Friday, April 18, 2014
By Paul Betit email@example.com
Does anyone really care that the National Hockey League owners may be fewer than 48 hours away from locking out players for the second time in eight seasons?
“This might help the Pirates. They might get some two-way guys out of this, which actually might be good for Portland.” – Andrew Rice, Portland
“Being a member of the military, I think the players don’t get enough, just like the military doesn’t get enough. That’s a problem.” – Mike Tully, South Portland
It depends on who you ask.
Earlier this week, during random sampling of the lunch-time crowd at Tommy's Park in Portland's Old Port, it was hard to find anybody who knew about the issues separating the sides in the on-again, off-again negotiations of a collective bargaining agreement.
Across town, where a few men were getting ready to play in a pickup hockey game at the Portland Ice Arena, it was a different story.
The NHL and the players' association swapped proposals Wednesday in an effort to head off a lockout scheduled to start at midnight Saturday.
Not many people at Tommy's Park wanted to talk about it.
"I follow sports, but not hockey nor golf," said Jim Houle of Scarborough. "I don't follow them for very different reasons. I don't follow golf because nothing ever happens. The ball never moves. I don't follow hockey because I can't ever see the puck move, either. It moves too fast."
Houle wasn't the only person in Tommy's Park who didn't care about the lockout.
"I'm from Montreal but I don't like hockey," said Angelika Schecter, who was tending the information booth in the park. "The same way you have Mainers who don't like lobster, you do have Montrealers who don't like hockey."
Schecter, who speaks English, French and German, said visitors sometimes ask about the local sports teams.
"It could be the Portland Pirates or it could be the Red Claws," she said. "They just want to know what's here."
It could be the third time in 20 years a labor dispute has disrupted the NHL season. The last time, a lockout wiped out the entire 2004-05 season.
"I didn't miss it because I'm really not a pro hockey fan," said Gary Weiss, a vacationer who lived in Boston for 30 years before moving to Oklahoma two years ago. "I'm a college hockey fan. I just feel loyalty to BU because I want them to beat BC, but I don't have loyalty to the Bruins. For some reason pro hockey never sunk into my brain."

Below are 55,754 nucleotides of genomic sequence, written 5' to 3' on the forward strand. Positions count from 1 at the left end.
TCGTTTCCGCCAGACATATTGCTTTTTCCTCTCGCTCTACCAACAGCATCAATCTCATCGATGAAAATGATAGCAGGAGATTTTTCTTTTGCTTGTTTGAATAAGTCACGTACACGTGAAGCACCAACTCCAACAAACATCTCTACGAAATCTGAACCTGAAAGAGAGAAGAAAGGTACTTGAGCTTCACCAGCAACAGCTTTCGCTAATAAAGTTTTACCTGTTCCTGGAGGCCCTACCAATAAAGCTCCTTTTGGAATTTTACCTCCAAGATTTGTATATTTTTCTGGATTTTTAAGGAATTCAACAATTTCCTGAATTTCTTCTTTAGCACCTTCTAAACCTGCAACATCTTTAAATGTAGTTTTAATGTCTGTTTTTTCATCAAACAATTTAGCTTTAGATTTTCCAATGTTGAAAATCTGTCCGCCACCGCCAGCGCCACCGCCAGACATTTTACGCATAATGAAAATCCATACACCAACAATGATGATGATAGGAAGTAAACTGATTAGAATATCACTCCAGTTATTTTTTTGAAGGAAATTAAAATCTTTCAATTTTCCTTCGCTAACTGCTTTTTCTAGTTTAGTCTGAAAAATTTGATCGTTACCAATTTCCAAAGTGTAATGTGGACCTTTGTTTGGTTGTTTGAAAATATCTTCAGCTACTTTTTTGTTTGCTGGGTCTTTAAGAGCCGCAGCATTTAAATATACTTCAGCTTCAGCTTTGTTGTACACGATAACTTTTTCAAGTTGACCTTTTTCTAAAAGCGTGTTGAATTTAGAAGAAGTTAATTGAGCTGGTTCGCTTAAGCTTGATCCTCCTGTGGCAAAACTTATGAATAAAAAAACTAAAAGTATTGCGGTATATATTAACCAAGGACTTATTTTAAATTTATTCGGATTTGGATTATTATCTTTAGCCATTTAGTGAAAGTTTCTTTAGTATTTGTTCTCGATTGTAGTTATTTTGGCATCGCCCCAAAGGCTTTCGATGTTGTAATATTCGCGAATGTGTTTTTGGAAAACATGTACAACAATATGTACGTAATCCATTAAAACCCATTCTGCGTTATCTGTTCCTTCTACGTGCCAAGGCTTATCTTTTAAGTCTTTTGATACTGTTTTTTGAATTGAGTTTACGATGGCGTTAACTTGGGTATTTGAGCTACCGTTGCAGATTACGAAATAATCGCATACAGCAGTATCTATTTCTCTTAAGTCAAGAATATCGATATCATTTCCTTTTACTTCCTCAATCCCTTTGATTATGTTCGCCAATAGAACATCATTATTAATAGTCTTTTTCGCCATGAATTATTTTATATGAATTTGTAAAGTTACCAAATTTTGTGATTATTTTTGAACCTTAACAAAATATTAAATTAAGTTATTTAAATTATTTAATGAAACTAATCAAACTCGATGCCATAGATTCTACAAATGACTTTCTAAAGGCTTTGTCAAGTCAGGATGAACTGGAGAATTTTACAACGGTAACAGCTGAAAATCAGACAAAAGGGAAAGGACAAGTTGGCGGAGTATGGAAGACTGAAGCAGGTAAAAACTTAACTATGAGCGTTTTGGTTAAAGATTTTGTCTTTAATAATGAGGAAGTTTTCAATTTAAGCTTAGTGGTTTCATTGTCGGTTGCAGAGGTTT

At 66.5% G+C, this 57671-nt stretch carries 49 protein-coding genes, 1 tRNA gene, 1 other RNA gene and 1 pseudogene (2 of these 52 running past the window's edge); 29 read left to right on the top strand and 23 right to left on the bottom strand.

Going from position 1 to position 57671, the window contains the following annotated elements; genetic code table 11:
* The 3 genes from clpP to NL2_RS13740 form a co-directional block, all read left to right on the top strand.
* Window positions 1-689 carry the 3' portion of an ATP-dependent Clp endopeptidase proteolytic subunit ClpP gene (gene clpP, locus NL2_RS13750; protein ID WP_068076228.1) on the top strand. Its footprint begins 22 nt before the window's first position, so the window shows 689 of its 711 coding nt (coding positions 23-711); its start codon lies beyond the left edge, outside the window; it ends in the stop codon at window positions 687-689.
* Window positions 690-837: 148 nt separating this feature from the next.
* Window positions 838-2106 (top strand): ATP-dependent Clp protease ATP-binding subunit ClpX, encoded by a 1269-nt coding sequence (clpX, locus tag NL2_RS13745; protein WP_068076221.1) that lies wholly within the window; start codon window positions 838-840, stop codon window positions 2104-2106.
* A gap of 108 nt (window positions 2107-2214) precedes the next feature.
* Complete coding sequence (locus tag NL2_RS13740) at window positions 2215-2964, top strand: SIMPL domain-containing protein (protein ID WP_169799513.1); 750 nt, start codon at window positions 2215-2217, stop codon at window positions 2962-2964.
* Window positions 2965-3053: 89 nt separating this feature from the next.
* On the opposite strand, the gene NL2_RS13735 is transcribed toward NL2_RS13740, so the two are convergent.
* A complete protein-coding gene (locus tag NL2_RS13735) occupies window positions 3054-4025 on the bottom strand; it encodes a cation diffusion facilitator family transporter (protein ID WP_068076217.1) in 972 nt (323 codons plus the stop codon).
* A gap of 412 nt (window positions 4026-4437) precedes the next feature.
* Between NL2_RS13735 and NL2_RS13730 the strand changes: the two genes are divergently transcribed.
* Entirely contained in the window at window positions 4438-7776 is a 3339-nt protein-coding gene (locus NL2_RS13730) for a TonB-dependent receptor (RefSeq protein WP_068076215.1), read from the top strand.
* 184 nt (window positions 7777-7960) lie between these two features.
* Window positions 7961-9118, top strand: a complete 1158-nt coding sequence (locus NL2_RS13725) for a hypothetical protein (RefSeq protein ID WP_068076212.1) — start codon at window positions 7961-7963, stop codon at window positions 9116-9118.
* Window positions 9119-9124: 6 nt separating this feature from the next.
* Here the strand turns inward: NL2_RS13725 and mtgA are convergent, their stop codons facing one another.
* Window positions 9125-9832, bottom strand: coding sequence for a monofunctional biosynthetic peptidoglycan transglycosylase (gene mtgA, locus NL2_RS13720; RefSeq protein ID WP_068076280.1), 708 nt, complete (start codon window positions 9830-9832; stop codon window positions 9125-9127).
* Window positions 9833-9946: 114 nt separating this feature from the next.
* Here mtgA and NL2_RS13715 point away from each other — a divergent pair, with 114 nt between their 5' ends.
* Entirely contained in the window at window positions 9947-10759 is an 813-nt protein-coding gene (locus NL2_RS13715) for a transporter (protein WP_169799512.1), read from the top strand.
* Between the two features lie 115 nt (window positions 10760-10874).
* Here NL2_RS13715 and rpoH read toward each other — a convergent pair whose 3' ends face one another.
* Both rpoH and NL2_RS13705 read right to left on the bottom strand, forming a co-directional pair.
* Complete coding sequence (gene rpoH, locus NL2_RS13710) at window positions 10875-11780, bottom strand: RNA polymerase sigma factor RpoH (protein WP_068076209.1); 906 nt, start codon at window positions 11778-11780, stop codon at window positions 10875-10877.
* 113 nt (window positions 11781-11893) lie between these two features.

Said Houle: "I'm sure if you walked around the Old Port for the next two or three hours, you're bound to find one (person) who cares about it."
He was right. Among the dozen or so who were asked in Tommy's Park, there was one who actually cared about the labor dispute.
"The last time, it really seriously impacted the sport and it took them a long time to recover," said Mark Gatti, who runs a hot dog stand in the park.
"If it would happen again, it would take them years to recover. This is going to sound real vanilla, but the players and owners better meet on common ground in the middle because hockey as the fourth major sport in North America really can't afford another long protracted strike."
If the owners lock out the players this weekend, it could delay the opening of training camps scheduled for next Friday and the start of the regular season scheduled for Oct. 11.
The lockout won't affect the Portland Pirates, who are scheduled to begin training camp Sept. 28 and play their American Hockey League opener Oct. 13 at Glens Falls, N.Y., against the Adirondack Phantoms.
"This might help the Pirates," said Andrew Rice of Portland, while preparing to play in the hockey game at the Ice Arena. "They might get some two-way guys out of this, which actually might be good for Portland."
A two-way player is signed to a contract that pays one salary for time in the NHL, another for time in the minor leagues. Most NHL players are one-way players, paid for NHL play.
In the agreement signed in 2005, the owners agreed to a 57/43 percent split of revenue in favor of the players. When negotiations started last month, owners want to flip the split in their favor. Last week the owners offered a 48 percent share.
"Being a member of the military, I think the players don't get enough, just like the military doesn't get enough. That's a problem," said Mike Tully of Pittsburgh, a Coast Guard member stationed in South Portland. Tully, who was getting ready to go on the ice, is the captain of the Marcus Hanna, a buoy tender berthed in South Portland.
"The real losers are the fans," said Mike Komich of South Portland, who officiates Division I and III college hockey. "Hockey, in the last couple of seasons, particularly with the Bruins' success, has brought itself to a point of popularity, so I think the losers are the fans because the momentum of that popularity will be lost."
Komich, who is the business manager at Cheverus High in Portland, sides with the players.
"As I've studied the proposal, I do think it appears that the players are at a disadvantage when compared to some other sports, like major league baseball," he said. "I would think it would be nice to engineer some equity between the owners and the players so hockey is somewhat competitive with its major league counterparts."
Staff Writer Paul Betit can be contacted at 791-6424 or at:
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“I’m sure if you walked around the Old Port for the next two or three hours, you’re bound to find one (person) who cares about it.” – Jim Houle, Scarborough